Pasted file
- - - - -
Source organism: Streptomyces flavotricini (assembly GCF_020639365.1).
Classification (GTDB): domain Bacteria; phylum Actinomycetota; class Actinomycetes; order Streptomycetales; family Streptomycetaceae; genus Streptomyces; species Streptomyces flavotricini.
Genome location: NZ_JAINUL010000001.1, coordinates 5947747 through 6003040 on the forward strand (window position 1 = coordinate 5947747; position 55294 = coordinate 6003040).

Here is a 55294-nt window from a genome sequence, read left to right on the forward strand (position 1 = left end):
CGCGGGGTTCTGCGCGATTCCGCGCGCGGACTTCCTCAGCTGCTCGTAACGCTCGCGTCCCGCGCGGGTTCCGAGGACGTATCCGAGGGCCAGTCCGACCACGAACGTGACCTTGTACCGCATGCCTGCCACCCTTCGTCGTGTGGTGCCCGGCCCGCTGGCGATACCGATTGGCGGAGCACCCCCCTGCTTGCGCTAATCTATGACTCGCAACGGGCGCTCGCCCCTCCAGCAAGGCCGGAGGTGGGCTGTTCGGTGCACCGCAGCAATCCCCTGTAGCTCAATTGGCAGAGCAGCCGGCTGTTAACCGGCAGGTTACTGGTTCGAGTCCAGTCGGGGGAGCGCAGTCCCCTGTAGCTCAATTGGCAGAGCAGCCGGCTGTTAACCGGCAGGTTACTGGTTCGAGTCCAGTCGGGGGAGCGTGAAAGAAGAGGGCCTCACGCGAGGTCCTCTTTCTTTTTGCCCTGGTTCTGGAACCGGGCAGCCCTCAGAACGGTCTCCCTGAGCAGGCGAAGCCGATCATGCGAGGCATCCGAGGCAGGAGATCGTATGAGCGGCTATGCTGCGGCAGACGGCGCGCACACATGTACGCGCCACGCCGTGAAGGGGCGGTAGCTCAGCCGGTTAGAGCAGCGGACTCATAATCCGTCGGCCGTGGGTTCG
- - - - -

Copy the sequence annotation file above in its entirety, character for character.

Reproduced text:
Source organism: Streptomyces flavotricini (assembly GCF_020639365.1).
Classification (GTDB): domain Bacteria; phylum Actinomycetota; class Actinomycetes; order Streptomycetales; family Streptomycetaceae; genus Streptomyces; species Streptomyces flavotricini.
Genome location: NZ_JAINUL010000001.1, coordinates 5947747 through 6003040 on the forward strand (window position 1 = coordinate 5947747; position 55294 = coordinate 6003040).

Here is a 55294-nt window from a genome sequence, read left to right on the forward strand (position 1 = left end):
CGCGGGGTTCTGCGCGATTCCGCGCGCGGACTTCCTCAGCTGCTCGTAACGCTCGCGTCCCGCGCGGGTTCCGAGGACGTATCCGAGGGCCAGTCCGACCACGAACGTGACCTTGTACCGCATGCCTGCCACCCTTCGTCGTGTGGTGCCCGGCCCGCTGGCGATACCGATTGGCGGAGCACCCCCCTGCTTGCGCTAATCTATGACTCGCAACGGGCGCTCGCCCCTCCAGCAAGGCCGGAGGTGGGCTGTTCGGTGCACCGCAGCAATCCCCTGTAGCTCAATTGGCAGAGCAGCCGGCTGTTAACCGGCAGGTTACTGGTTCGAGTCCAGTCGGGGGAGCGCAGTCCCCTGTAGCTCAATTGGCAGAGCAGCCGGCTGTTAACCGGCAGGTTACTGGTTCGAGTCCAGTCGGGGGAGCGTGAAAGAAGAGGGCCTCACGCGAGGTCCTCTTTCTTTTTGCCCTGGTTCTGGAACCGGGCAGCCCTCAGAACGGTCTCCCTGAGCAGGCGAAGCCGATCATGCGAGGCATCCGAGGCAGGAGATCGTATGAGCGGCTATGCTGCGGCAGACGGCGCGCACACATGTACGCGCCACGCCGTGAAGGGGCGGTAGCTCAGCCGGTTAGAGCAGCGGACTCATAATCCGTCGGCCGTGGGTTCG